Esteban Bullrich
Esteban Bullrich

In April 2021, Argentine Senator Esteban Bullrich was diagnosed with ALS (amyotrophic lateral sclerosis). The news was painful, but he refused to let them determine the course of his life and limit him in the pursuit of his work and passion. He expressed this in the letter he wrote to communicate the news:

“I am part of something much larger than 'me', and my vocation of service is intact.”.

Inspired by his strength, his family and friends around the world decided to create a foundation to help cure or improve the quality of life of those who, like Esteban, are going through this disease, and thus, move the limits of ALS research in the world, for the benefit of all

The Esteban Bullrich Foundation (EBF) seeks to promote the importance of providing education to all people and develop research on educational challenges and opportunities around the world. In addition, EBF will fund research and innovation for the treatment and cure of Amyotrophic Lateral Sclerosis (ALS), and will provide support to families and those suffering from ALS by helping them access to medical support, research and diagnostic tools.

Download the foundation's strategic plan here.

Latinamerican Scenario

From the Esteban Bullrich Foundation, we carried out a first report to analyze the current situation of ALS in Latin America. For this purpose, we studied the place that ALS occupies in the public agenda of eighteen (18) countries in Latin America and part of the Caribbean: Argentina, Bolivia, Brazil, Chile, Colombia, Costa Rica, Cuba, Dominican Republic, Ecuador, El Salvador, Guatemala, Honduras, Mexico, Nicaragua, Paraguay, Peru, Uruguay and Venezuela.

  • Research was conducted on:
  • the existence of statistics;
  • the existence of specific legislation on ALS and rare diseases;
  • access to treatment;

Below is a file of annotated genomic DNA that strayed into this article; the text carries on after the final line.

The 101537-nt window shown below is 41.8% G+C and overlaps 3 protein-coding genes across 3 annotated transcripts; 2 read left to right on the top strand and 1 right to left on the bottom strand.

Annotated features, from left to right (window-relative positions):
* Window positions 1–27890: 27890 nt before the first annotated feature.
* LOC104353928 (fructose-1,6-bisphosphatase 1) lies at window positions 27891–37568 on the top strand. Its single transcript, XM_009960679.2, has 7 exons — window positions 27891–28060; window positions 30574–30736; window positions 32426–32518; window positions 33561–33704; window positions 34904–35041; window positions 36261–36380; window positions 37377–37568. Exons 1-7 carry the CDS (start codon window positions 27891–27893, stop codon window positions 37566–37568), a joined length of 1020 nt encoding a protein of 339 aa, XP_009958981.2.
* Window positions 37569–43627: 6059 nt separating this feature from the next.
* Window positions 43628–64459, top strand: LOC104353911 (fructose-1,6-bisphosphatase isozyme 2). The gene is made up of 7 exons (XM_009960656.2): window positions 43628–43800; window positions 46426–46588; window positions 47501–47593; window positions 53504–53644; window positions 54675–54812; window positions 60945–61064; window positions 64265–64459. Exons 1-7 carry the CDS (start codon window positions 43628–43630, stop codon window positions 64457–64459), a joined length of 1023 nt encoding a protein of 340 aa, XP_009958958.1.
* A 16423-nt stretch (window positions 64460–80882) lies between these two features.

• research on the disease;
  • the existence of NGOs referred to the subject;
  • and the participation of the public and private sector.

Some highlights

  • Of all the countries studied, only three have an epidemiological study on ALS (Brazil, Cuba, Uruguay).
  • In terms of legislation on the disease, only Brazil has an ordinance from the Ministry of Health that regulates care protocols for ALS patients, and seven countries have regulations on Rare Diseases or Uncommon Diseases (Argentina, Brazil, Chile, Colombia, Costa Rica, Mexico and Peru).
  • In the field of ALS research, public and/or private initiatives were found in ten countries (Argentina, Brazil, Chile, Colombia, Costa Rica, Cuba, Ecuador, Mexico, Peru and Uruguay).
  • Non-governmental organizations dedicated to the disease exist in twelve countries and they play a key role in mobilizing the agenda and providing guidance and support to patients and their families.
  • In terms of access to treatment, the existence of Reference Centers for the care of patients with ALS is a primary objective, but only in six of the eighteen countries they have been established (Brazil, Colombia, Costa Rica, Cuba, Mexico, Uruguay).
  • In almost all cases, the private sector involvement in ALS research is non-existent and this is related to the short survival of ALS patients. As many years of drug trials are needed and because prevalence and incidence are low, incentives are as well.

To see the full report, download it here.

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